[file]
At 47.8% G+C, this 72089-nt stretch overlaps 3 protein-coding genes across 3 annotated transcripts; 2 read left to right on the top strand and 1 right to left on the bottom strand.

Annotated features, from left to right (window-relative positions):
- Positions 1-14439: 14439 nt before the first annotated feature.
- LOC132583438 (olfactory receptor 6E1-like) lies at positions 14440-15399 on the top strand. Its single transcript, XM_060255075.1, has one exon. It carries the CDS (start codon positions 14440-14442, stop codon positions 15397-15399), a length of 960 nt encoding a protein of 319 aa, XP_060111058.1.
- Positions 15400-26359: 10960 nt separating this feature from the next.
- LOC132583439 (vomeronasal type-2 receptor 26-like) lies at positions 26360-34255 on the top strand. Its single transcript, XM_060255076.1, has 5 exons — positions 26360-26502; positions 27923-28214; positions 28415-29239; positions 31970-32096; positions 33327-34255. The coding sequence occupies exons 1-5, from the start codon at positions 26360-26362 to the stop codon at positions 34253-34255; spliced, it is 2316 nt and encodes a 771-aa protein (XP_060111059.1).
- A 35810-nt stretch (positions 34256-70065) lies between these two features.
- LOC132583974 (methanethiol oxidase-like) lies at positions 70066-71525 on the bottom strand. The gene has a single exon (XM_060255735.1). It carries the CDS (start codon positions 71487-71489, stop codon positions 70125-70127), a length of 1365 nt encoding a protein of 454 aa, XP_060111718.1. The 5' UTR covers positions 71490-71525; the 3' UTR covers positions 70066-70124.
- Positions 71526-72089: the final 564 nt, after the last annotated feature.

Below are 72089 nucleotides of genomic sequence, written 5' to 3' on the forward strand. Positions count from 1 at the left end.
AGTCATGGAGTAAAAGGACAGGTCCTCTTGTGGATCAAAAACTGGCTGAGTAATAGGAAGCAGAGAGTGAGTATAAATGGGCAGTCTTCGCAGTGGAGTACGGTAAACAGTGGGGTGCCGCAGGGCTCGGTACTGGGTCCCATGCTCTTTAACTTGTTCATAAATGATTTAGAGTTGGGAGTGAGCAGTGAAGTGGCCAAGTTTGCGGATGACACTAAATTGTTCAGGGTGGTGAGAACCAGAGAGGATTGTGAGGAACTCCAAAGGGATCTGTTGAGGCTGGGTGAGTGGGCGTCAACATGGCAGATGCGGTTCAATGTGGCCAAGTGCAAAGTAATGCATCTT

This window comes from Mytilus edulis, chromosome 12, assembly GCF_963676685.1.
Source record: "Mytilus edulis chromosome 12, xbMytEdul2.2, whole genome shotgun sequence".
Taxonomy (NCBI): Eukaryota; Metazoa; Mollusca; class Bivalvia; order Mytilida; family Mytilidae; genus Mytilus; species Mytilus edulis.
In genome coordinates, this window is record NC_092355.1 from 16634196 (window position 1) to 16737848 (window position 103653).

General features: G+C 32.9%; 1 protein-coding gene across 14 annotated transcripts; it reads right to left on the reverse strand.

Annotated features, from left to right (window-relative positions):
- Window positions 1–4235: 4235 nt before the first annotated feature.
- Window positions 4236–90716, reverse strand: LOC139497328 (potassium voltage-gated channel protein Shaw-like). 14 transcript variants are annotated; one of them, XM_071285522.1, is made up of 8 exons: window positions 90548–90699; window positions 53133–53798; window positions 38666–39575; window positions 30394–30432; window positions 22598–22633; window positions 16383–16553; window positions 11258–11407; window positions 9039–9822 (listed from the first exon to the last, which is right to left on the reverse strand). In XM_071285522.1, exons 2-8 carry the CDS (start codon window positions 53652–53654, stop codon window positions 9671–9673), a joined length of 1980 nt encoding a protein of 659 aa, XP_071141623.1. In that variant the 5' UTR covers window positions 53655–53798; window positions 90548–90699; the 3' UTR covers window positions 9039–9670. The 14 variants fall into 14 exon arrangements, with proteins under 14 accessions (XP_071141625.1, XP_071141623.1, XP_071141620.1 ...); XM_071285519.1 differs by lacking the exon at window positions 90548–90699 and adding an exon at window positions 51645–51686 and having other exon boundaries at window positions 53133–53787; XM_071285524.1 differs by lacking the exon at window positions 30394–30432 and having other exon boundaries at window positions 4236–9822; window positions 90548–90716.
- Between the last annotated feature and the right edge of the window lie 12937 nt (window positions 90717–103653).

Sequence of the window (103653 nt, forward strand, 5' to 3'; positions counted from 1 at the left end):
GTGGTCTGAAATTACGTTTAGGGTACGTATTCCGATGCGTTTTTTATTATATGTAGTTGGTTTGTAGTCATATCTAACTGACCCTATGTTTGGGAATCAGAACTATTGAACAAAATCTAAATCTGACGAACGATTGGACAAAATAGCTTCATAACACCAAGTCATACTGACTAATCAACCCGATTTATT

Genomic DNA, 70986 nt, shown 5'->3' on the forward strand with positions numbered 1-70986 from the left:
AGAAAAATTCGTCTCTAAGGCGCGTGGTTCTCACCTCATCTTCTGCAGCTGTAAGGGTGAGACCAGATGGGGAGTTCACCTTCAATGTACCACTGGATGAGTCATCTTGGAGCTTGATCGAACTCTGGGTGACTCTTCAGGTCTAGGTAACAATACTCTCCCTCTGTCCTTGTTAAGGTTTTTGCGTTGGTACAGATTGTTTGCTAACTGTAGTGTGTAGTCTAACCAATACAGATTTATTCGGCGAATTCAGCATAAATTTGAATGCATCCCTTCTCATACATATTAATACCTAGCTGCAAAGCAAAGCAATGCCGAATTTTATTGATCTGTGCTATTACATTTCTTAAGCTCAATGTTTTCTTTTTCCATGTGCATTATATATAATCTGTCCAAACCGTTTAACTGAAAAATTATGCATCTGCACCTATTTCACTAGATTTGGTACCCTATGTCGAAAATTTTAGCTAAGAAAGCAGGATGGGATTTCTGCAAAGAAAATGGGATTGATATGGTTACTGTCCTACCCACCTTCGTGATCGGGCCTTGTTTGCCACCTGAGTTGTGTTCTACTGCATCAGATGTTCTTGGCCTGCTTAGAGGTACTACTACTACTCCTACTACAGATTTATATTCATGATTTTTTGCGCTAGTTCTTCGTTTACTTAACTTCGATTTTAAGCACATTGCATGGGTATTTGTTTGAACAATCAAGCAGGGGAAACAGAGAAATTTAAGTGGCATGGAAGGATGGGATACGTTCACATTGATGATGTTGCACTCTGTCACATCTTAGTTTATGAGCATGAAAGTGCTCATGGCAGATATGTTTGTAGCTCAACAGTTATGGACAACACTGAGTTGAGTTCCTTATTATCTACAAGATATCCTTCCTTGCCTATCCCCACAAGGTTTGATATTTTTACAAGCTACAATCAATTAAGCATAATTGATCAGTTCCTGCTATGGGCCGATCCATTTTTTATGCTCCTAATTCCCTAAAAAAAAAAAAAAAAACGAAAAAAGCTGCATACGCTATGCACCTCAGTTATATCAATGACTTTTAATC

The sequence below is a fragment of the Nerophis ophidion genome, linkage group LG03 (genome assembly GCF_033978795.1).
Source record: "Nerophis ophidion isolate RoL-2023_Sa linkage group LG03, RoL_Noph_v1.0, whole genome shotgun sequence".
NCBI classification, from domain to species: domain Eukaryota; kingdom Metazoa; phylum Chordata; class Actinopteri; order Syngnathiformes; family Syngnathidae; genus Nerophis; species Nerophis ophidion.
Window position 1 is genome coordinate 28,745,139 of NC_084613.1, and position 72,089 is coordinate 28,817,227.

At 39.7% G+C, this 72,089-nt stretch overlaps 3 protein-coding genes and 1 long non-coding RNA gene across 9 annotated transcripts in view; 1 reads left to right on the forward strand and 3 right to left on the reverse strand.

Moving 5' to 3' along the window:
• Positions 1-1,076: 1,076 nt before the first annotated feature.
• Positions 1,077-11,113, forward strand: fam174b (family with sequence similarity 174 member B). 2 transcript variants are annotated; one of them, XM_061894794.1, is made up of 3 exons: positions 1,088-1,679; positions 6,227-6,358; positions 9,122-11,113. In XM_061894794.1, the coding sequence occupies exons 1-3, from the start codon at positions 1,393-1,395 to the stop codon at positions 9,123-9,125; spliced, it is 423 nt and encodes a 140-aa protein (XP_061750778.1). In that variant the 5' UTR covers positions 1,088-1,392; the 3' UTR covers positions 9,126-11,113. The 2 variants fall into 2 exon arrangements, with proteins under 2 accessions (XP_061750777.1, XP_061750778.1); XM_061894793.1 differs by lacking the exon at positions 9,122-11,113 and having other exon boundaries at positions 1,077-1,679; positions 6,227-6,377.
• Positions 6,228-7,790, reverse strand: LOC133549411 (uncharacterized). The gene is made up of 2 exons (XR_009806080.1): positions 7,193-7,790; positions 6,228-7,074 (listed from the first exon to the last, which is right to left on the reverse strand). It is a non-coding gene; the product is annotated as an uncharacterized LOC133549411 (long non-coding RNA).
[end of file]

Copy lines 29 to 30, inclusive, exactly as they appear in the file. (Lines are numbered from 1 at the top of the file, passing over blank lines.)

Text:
At 39.7% G+C, this 72,089-nt stretch overlaps 3 protein-coding genes and 1 long non-coding RNA gene across 9 annotated transcripts in view; 1 reads left to right on the forward strand and 3 right to left on the reverse strand.

Moving 5' to 3' along the window: